The Jealous Crumpet

A sweet little blog


RED: Red Velvet Cake Recipe with an Arthropod Twist


Red Velvet Cake


2 ½ cups cake flour

1 ½ cups granulated sugar

1 teaspoon baking soda

1 teaspoon salt

1 ½ teaspoons cocoa powder

1 ½ cups vegetable oil

1 cup buttermilk

2 large eggs

1 (1 ounce) bottle red food coloring

1 teaspoon white vinegar

1 teaspoon vanilla extract


2 (8 ounce) packages cream cheese, softened

1 cup (2 sticks) butter, softened

4 cups powdered sugar

1 teaspoon vanilla extract

1. Heat oven to 350F. Line the bottom of 3 (8 inch) round baking pans with cooking parchment paper or grease and flour the pans. In a large bowl, whisk together flour, granulated sugar, baking soda, salt, and cocoa powder.

2. In a medium bowl, whisk together vegetable oil, buttermilk, eggs, food coloring, vinegar, and vanilla. Add to dry ingredients, stirring just until combined. Divide batter evenly among prepared pans. Bake 15-20 minutes or until a toothpick inserted in the center of the cake comes out clean. (cake will also slightly pull away from sides of pan. This is a very moist cake so it will not be totally dry when pressed with a finger. My time of 15-20 min is a guess so you may need to check and change it!)

3. Cool cakes in pans 10 minutes; remove to wire racks to cool completely. (this is important. Cakes will be soggy and difficult to remove if they are allowed to completely cool in the pans. However, if you try to remove them from the pans right out of the oven they are more likely to stick to the pan)

4. To make the frosting, beat cream cheese and butter with a mixer on medium speed 1 minute or until creamy. Gradually beat in powdered sugar until smooth. Beat in vanilla. (sometimes I turn the mixer up to high and beat for a minute or two to get out powdered sugar lumps). Use frosting between layers and to frost the outside of the cake. Store, covered, in the refrigerator. Let stand at room temperature at least 1 hour before serving.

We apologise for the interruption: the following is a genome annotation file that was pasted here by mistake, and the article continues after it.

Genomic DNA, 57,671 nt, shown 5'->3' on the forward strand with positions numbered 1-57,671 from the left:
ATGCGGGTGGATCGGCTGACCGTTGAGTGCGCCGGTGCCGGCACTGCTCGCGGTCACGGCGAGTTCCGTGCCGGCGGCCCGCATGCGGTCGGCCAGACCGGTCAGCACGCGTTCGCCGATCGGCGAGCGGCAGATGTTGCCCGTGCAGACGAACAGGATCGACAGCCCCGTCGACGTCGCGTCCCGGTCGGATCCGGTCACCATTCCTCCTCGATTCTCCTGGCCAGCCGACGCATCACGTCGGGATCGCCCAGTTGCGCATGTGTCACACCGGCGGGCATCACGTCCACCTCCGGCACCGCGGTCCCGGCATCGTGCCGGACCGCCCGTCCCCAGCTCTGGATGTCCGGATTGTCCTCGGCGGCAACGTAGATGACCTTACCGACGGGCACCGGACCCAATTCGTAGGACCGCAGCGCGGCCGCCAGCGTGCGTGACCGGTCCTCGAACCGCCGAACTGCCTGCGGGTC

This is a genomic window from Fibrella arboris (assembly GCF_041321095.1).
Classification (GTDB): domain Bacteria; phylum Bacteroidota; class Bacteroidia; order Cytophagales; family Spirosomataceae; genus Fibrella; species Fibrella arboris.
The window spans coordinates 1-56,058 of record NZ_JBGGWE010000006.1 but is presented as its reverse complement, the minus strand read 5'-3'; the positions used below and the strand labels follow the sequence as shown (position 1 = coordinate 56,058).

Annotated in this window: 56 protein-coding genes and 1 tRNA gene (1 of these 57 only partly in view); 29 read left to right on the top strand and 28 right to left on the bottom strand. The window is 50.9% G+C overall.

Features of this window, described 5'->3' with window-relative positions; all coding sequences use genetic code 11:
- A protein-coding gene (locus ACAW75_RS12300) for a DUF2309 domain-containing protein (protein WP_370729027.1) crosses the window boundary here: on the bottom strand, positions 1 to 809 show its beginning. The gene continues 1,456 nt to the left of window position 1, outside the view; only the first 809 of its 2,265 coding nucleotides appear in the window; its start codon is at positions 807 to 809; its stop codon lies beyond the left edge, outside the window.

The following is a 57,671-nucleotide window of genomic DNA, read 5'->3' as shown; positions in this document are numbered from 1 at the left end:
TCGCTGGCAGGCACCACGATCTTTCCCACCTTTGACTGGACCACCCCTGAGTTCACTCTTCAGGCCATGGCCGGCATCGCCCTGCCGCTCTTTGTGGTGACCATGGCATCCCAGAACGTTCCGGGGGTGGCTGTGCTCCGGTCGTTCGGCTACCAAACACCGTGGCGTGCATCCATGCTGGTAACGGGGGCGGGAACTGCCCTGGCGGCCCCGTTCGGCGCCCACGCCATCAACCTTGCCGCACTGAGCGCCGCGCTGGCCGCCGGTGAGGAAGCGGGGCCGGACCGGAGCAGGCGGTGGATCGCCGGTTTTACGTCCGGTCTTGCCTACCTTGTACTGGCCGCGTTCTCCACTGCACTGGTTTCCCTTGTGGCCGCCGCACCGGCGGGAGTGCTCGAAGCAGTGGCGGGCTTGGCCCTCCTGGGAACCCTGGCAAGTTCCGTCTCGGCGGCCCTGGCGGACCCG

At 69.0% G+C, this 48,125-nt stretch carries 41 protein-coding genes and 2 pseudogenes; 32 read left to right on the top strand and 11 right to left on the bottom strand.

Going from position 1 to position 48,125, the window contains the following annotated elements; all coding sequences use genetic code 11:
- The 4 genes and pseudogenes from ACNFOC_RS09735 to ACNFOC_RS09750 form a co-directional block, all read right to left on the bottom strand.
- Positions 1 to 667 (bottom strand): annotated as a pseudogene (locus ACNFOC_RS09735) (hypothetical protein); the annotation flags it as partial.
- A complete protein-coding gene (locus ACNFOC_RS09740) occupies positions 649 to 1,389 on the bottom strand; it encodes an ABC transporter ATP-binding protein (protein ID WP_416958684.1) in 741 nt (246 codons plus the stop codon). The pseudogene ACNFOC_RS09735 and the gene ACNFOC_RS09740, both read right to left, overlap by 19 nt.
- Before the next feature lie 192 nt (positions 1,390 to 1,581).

To read about Red Food Dyes Click Here!


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Red is a bold color, which can symbolize passion, love, and wealth, as equally well as insanity, death, and rage. Often red is used to illustrate something malevolent or toxic.

Snow White is poisoned by a deep, red apple, when it could just as easily been a green Granny Smith.  In Alice in Wonderland, the Queen of Hearts madness is exemplified by her obsession with color red.  Somehow mauve or periwinkle wouldn’t have had the same impact.  Even in Star Wars the Dark Side sports angry red light sabers, as oppose the peaceful green and blue ones that the Force prefers.


As it turns out, just as red is toxic in fiction, it can be toxic in real-life as well.   But rather than a poison apple, potentially toxic red comes in the form of a common food dye known as Red 40.